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Diet and Helicobacter pylori infection

Łukasz Hołubiuk
Jacek Imiela

Data publikacji online: 2016/07/27
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Despite the fact that research on Helicobacter pylori and its role in pathogenesis of gastric and duodenal diseases was initially conducted in the second half of the 19th century, scientific breakthroughs were not observed until the 1980s. At that time, Robin Warren and Barry Marshall from the University of Perth published in Lancet the results of their studies on so-called Campylobacter-like organisms (CLOs) and their association with gastritis. The actual amount of publications makes Helicobacter pylori the second, after Escherichia coli, most commonly studied and described pathogen [1].
Helicobacter pylori (Campylobacterales order) is a helical, Gram-negative bacillus that colonises the human’s oral cavity and stomach. In developing countries, the rate of colonised subjects amounts to 70–80%, whereas in developed countries this rate is approximately 13% to 50% of the population [2].

Diseases associated with Helicobacter pylori infection

In the majority of patients, H. pylori infection is asymptomatic, in the form of mild gastritis without hydrochloric acid secretion disorders. The ulcerative phenotype of H. pylori infection, observed in 15–20% of infected persons, is associated with an increased inflammation of pre-pyloric stomach, hypergastrinaemia, increased hydrochloric acid secretion, and peptic ulcers (both gastric and duodenal). The gastric cancer phenotype of H. pylori infection, observed in approximately 1% of infected persons, is characterised by an increased inflammation within the gastric corpus, mucous membrane atrophy in pre-pyloric stomach, decreased hydrochloric acid secretion, and significantly increased risk of gastric cancer development [3]. Indications for eradication therapy, apart from gastric cancer and peptic ulcer disease, are as follows: MALT lymphoma, atrophic gastritis, dyspepsia, immune thrombocytopenia, iron deficiency anaemia of unknown origin, B12 vitamin deficiency and previous treatment of gastric cancer or MALT lymphoma, as well as family history of those malignancies. Moreover, eradication therapy can be realised on the patient’s request [4].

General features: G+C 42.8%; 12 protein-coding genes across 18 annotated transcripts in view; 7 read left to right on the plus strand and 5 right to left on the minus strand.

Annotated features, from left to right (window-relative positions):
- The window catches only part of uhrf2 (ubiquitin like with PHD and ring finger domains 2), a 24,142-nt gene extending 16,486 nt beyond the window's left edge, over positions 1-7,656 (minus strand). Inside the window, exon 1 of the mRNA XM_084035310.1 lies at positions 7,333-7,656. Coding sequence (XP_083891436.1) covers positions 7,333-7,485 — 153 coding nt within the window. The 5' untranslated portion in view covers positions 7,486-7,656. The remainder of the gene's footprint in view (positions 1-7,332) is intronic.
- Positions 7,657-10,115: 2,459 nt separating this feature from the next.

In recent years, a potential role of H. pylori infection in the development of, inter alia, non-alcoholic steatohepatitis, insulin resistance, type 2 diabetes mellitus, colon adenomas and adenocarcinoma, bile ducts cancer, dementia, psoriasis, and chronic utricaria has also been recognised [5, 6].

Eradication therapy

Pharmacological therapy of Helicobacter pylori infection is based on at least two antibiotics combined with a double dose of proton-pump inhibitor (PPI). The estimated efficacy of this therapy is 82% (triple regimen) to 92% (sequential therapy). New therapeutic regimens, containing fluoroquinolones (levofloxacin and moxifloxacin), exhibit high efficacy (85% and 90%, respectively) and good safety profile, but their use is limited by high costs [7]. The problem of eradication therapy is the abruptly increasing resistance of H. pylori to the most commonly used antibiotics. Moreover, eradication therapy requires multiple-day complex drug administration and is associated with side effects, mainly gastrointestinal (e.g. diarrhoea, nausea, and taste disturbances), which can lead to treatment discontinuation. In addition to antibiotic resistance, it is believed that lack of observance to doctor’s prescriptions is the main cause of eradication failure.
Long-term antibiotic treatment results in qualitative and quantitative modification of gut flora, selection of resistant strains of H. pylori and other intestinal bacteria, enhances colonisation of GI tract by Candida fungi, and can lead to severe Clostridium difficile infection [8].
Helicobacter pylori has accompanied man for at least 58,000 years [9]. More and more data indicates that bacterial colonisation, as well as long-term negative consequences, may also provide some benefits to the host. It is known that H. pylori infection can mitigate the course of infection with other more virulent intestinal pathogens, e.g. Vibrio cholerae [10] and may protect against diarrhoeagenic gastrointestinal infections in children [11]. Reports on atopic asthma and other atopic diseases prevalence reduction in the H. pylori-infected population as well as on the reduction of coeliac disease, irritable bowel syndrome (IBS), gastro-oesophageal reflux disease (GORD), and oesophageal adenocarcinoma frequency were also published [12].
An eradication therapy has been known for last few decades. Long-term disruptions of long-lasting association between pathogen and host as well as ‘profit and loss account’ for normal population are difficult to predict.